Founded by guitarist, bassist and “singer” (more about that later) Jeff Johnson, Teenage Boatpeople was/is a rock group if you will, minus the stigmata of idiocy that all rock groups reveal one day. Unsurprisingly, a thick blanket of utter ignorance has wrapped them since the year of birth, despite the publishing of (drum roll) an EP, namely 1979’s 4 By The Boatpeople, its content entirely reproduced in this excellent CD. Besides that, we’re offered four tracks from 1980 and the latest material from the recently reunited trio, the current lineup including Johnson, Milo Fine on percussion, reeds and keyboards and Tim Mauseth on bass, banjo and guitars. The participants in the older recordings also include Anny Unger, Ron Strabala and Suzie Atwood.
When Recommended Records was still located in London’s Wandsworth Road, they used to publish albums by bands whose style might have been vaguely comparable to TB’s. The lyrics (from the scarce fragments that I could decode, not exactly sunlit) are usually sung – no, make that wailed – through a megaphone-like equalization and laid upon riff-centered foundations privileging inauspicious bass lines. At the basis of our interest lies the contrast between this perturbed stability and Fine’s trademark hyperactivity, saturating the mix while leaving us free of detecting everything that happens. In a word: no gratuitous mess here but extreme consistency, outward appearance notwithstanding. “Don’t Go Out At Night” presents a perverted minimalism spiced with Ralph Records-era ingredients, “Festering Stores” is a stoned communiqué, “The Old In-Out” – unfolding throughout a carnival of detuned strings – predates Sonic Youth, but from the insides of a suffocating closet.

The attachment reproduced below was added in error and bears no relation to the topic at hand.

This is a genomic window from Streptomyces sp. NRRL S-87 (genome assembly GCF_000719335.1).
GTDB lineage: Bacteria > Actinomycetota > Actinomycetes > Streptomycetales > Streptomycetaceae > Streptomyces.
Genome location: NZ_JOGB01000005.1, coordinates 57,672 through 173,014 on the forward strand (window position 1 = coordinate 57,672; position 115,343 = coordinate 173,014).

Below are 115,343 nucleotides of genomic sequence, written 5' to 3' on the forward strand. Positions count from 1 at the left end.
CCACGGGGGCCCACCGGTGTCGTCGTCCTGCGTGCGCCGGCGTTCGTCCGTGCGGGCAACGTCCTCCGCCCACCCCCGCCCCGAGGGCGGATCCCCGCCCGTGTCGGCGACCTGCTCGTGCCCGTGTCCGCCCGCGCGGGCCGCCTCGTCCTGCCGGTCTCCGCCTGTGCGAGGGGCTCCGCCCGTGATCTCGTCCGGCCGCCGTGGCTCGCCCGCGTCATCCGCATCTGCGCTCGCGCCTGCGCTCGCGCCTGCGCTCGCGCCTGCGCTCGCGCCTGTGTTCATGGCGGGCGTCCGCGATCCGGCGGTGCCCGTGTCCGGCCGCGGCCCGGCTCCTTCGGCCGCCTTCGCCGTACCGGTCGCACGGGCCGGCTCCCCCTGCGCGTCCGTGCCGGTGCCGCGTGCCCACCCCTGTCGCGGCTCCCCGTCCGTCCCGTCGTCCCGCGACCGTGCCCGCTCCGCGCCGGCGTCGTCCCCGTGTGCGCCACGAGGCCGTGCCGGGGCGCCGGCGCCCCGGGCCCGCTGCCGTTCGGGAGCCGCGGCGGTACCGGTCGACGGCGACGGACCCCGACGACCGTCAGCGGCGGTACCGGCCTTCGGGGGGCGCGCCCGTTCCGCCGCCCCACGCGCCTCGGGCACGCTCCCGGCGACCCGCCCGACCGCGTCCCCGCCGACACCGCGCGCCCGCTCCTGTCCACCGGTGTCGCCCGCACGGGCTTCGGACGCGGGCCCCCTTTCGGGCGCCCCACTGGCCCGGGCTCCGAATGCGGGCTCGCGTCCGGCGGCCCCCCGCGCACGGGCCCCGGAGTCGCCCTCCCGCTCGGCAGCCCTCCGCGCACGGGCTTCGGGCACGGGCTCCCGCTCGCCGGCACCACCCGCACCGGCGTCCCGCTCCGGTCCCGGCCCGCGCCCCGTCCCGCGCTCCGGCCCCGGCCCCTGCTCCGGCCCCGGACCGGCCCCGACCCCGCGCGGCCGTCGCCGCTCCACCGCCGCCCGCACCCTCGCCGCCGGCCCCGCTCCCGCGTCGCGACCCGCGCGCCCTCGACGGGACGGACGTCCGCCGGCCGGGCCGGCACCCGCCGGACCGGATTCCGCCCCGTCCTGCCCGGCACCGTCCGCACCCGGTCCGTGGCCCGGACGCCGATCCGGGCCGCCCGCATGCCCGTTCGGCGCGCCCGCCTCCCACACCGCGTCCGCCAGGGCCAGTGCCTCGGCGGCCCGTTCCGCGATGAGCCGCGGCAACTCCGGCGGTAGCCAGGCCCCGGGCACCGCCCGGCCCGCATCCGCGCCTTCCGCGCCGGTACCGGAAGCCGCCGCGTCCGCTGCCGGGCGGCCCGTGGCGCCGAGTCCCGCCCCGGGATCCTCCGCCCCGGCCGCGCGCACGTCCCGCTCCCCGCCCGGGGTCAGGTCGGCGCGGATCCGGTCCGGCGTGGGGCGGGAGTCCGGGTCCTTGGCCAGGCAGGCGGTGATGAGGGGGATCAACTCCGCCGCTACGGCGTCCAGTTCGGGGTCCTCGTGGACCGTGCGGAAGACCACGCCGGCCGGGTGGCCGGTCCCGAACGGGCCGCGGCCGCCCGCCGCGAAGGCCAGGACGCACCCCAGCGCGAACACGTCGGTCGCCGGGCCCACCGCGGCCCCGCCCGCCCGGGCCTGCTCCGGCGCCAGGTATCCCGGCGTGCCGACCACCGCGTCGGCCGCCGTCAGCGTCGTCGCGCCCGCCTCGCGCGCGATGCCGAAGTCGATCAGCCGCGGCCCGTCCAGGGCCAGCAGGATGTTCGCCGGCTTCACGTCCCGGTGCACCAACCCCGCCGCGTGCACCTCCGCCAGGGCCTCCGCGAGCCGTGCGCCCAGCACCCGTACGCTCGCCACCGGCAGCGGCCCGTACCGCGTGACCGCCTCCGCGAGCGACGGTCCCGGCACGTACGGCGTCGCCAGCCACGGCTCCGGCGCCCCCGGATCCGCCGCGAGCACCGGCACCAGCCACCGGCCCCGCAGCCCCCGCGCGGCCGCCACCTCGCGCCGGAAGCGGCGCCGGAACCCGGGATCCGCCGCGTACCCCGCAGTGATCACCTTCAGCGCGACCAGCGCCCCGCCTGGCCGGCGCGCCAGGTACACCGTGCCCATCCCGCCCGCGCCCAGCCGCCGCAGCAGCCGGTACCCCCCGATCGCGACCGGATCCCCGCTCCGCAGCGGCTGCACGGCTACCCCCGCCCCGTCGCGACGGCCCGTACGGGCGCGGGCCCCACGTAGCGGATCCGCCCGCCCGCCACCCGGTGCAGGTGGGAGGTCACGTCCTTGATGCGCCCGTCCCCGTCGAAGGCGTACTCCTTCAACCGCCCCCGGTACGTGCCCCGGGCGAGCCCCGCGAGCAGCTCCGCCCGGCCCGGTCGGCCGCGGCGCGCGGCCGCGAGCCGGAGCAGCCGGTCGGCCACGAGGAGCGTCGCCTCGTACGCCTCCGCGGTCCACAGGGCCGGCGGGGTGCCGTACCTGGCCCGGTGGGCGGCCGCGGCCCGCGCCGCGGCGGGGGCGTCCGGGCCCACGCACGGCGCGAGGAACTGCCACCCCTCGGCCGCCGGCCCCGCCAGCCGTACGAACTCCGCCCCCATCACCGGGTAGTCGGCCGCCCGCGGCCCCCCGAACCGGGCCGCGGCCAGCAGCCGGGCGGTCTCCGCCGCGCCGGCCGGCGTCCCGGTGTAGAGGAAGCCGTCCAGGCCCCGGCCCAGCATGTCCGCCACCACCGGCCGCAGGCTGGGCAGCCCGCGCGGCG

Add to this rhythm machines sounding like dreadful replicas of Timmy Thomas’s in Why Can’t We Live Together and you get a vague idea of the sublime cheapness turned into raw gold by the power of (ir)rationality that this record shows. Time to discover – with blameworthy delay – an exciting, unique unit, fresh sonorities gathering earlier instances in a satisfying blend of lucid interplay and sarcastic views (“She’s My Girlfriend”). These guys got the blues – of the right kind.